There's a notable absence of leaderboards or score tracking. Facing the same opponent in a multiplayer rematch doesn't give you any kind of tally of wins and losses, in short, there's no progression to speak of at all. Even in the single player mode, your in-level scores are tracked and given a rank at the end of a level, yet there's no display of these scores outside of a run. The game seems perfect for high-score chasing, so it's perpelexing that this kind of progress tracker was left out.


These unfortunate omissions make a really fun core game feel a little incomplete, to me at least.


Final Thoughts


I can't leave this review without mentioning the game's soundtrack at least once. C-Smash VRS includes pulsing original tracks by popular electronic artists DJ Ken Ishii of Rez Infinite fame and Danalogue, front man of The Comet is Coming, who you might have seen at their recent Glastonbury performance.


The music itself is a retro vibe spanning blissful zen-like melodies to pulsating workout beats. It's not my kind of musical style at all, and yet I found myself flowing along to the music as I played. To say it suits the gameplay perfectly is honestly an understatement. It's noticable how the ebb and flow of the soundtrack can affect your mood and approach as you're playing a level.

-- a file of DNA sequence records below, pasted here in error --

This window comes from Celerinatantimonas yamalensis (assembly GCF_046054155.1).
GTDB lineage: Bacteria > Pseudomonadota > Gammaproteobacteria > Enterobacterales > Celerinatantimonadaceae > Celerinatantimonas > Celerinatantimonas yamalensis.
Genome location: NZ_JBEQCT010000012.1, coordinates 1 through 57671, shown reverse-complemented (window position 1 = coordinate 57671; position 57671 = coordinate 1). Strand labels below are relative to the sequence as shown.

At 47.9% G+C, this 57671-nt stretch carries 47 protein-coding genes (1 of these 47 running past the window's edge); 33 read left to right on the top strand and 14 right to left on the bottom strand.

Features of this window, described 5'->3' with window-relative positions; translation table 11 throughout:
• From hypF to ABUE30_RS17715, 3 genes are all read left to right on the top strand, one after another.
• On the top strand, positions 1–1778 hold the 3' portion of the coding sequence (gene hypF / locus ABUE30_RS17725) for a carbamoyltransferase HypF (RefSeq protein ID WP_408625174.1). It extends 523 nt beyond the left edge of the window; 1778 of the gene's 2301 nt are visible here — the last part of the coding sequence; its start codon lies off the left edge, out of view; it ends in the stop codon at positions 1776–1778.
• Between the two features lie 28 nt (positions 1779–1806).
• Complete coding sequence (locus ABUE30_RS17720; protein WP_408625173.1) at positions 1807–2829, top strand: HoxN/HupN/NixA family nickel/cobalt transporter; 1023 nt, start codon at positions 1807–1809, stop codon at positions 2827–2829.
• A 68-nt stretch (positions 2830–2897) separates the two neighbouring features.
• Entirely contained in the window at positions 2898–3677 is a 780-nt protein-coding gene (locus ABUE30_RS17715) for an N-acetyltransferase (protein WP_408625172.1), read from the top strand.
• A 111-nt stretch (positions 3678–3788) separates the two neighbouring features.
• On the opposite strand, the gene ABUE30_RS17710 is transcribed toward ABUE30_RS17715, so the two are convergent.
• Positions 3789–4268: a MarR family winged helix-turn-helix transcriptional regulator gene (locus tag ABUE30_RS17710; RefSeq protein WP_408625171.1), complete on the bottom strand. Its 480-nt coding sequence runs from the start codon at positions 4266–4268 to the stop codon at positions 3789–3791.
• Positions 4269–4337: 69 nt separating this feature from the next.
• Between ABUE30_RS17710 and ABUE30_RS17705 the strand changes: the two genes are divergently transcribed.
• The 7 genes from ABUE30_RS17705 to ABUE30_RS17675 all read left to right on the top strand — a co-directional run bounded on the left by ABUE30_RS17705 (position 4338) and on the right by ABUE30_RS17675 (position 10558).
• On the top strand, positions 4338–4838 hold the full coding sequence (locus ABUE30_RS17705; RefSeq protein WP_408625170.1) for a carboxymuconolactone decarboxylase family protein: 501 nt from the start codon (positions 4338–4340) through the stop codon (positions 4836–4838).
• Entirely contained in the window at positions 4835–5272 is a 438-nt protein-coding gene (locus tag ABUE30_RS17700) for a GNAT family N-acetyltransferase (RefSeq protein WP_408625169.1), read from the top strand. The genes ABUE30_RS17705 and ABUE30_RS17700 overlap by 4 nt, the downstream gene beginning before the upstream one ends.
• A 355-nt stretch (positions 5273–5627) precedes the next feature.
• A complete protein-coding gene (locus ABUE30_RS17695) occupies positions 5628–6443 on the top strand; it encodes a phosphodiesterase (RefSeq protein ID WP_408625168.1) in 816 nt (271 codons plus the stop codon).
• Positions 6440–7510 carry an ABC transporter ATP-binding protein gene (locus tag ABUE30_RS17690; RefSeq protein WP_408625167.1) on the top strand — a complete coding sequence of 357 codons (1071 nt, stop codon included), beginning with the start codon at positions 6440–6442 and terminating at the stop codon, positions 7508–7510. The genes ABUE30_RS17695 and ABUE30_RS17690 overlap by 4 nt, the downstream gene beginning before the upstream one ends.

A word of caution, there are limitations to C-Smash, so don't go into to this one expecting the next big VR blockbuster. There's no movement outside of side to side court traversal, which is somewhat made up for by the fact you can actually hurl yourself from side to side if you have a court-sized living room. There's also nothing beyond the gameplay mechanics and modes I've described here, so take that as you will.


Without proper score tracking, and with us hanging on a promise from the developer RapidEyeMovers that more content is coming (including co-op,) it's tempting to say the game feels a little content-light right now. However, at its indie price-point of £24.99 on the PlayStation store, you're getting a solid action-puzzler that also lets you play zero-gravity squash against your friends. I've enjoyed the game, and I'll definitely be returning to it as updates happen.


This review was conducted thanks to a code provided by the Developer/Publisher. This does not in any way affect my view of the game or the final review score. Many thanks to RapidEyeMovers, Wolf & Wood, and 4Media for making this review possible.



C-Smash VRS review score and summary over purple room and crowd

Check out my extended gameplay stream over on Twitch and YouTube for more C-Smash!